The Coleman Institute for Cognitive Disabilities, at The University of Colorado defines cognitive disabilities as, “a substantial limitation in one’s capacity to think, including conceptualizing, planning and sequencing thoughts and actions, remembering, and interpreting the meaning of social and emotional cues, and of numbers and symbols.”
Retrieved from: https://www.cu.edu/ColemanInstitute/background.html (Published December 14, 2006)
Word prediction software dramatically reduces the number of keystrokes required to type text. The predictive text helps students with sequencing of letters and offers cues to remember word spellings or suffixes. Predictions are based on spelling, syntax, and frequent or recent use. This prompts kids who struggle with writing to use proper spelling, grammar, and word choices, with fewer keystrokes.
Keyboards for Dyslexia. Dyslexia makes it difficult to spell words according to letters alone, therefore students may find using a keyboard to be a very tricky task. One type of assistive keyboard uses a combination of red, green and blue lights to backlight the keys thus switching the focus from symbols to colors making it easier for the user to identify the key they are looking for. Other options that may help students recognize letters are keyboards with white lettering on black keys or black lettering on white keys.
The World Health Organization defines physical disabilities as “an umbrella term, covering impairments, activity limitations, and participation restrictions. An impairment is a problem in body function or structure; an acitivity limitation is a difficulty encountered by an individual in executing a task of action; while a participation restriction is a problem experienced by an individaul in involvement of life situions. Thus a disability is a complex phenomenon, reflecting an interaction between features of a person’s body and features of the society in which he or she lives.”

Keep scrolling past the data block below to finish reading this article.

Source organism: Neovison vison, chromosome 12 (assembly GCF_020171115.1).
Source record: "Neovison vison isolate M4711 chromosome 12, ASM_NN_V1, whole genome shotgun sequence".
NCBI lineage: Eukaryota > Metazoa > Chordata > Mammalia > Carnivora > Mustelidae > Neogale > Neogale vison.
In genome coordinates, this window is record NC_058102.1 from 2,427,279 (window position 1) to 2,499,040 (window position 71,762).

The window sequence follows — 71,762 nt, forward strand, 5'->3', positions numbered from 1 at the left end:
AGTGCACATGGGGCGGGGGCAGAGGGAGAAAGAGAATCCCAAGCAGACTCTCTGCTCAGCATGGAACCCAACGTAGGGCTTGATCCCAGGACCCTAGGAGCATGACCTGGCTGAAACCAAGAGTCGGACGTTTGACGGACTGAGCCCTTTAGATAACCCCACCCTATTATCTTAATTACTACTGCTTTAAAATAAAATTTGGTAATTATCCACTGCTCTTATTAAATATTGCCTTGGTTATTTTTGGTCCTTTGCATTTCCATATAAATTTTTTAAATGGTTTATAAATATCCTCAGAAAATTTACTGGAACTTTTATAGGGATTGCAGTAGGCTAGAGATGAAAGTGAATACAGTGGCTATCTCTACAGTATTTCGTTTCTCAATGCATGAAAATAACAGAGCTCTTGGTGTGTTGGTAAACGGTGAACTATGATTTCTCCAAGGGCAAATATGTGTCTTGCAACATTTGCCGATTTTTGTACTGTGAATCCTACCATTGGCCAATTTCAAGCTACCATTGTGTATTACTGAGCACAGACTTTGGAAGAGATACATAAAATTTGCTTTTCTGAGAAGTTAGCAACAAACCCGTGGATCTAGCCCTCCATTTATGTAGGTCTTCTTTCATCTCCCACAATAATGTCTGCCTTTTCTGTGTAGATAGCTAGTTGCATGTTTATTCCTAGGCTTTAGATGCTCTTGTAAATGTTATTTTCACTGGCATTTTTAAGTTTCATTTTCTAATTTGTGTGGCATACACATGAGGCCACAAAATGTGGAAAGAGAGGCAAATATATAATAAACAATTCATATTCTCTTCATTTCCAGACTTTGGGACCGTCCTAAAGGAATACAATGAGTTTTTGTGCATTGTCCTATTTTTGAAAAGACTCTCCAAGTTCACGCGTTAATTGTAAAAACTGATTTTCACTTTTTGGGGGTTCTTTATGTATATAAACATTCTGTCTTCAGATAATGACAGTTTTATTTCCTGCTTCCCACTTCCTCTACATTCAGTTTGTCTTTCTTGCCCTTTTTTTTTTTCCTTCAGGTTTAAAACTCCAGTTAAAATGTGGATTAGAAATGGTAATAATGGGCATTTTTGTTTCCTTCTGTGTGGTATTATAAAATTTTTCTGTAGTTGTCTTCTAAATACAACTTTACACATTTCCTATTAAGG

Retrieved from http://en.wikipedia.org/wiki/Physical_disabilities
Voice recognition software turns speech into text without needing to use a keyboard or mouse. This allows students to dictate to the computer what they would like to say and watch their words turn to text. Students can use this software to compose documents, letters, emails, and collaborate with others in remote locations. This technology can help students with limited mobility and also allows them to control computer functions such as opening files and saving documents.
BookShare houses 125,000 digital books (including 6,000 textbooks), teacher recommended readings, periodicals, and assistive technology tools. These materials are available in several formats, including HTML, text, braille and DAISY (Digital Accessible Information Systems). This alternative offers accessible options for the blind, low vision, a physical disability like CP or a reading disability like dyslexia. The ipad app version, Read2Go has built-in audio and visual support, allowing users to listen to text read aloud as it is highlighted on screen.
The Work Family and Researchers Network published this definition of sensory disability, “A person with a disability that has any of the long-lasting conditions such as blindness, deafness, or a severe vision or hearing impairment (Erickson & Lee, 2008).”
Retrieved from http://workfamily.sas.upenn.edu/glossary/s/sensory-disability-definitions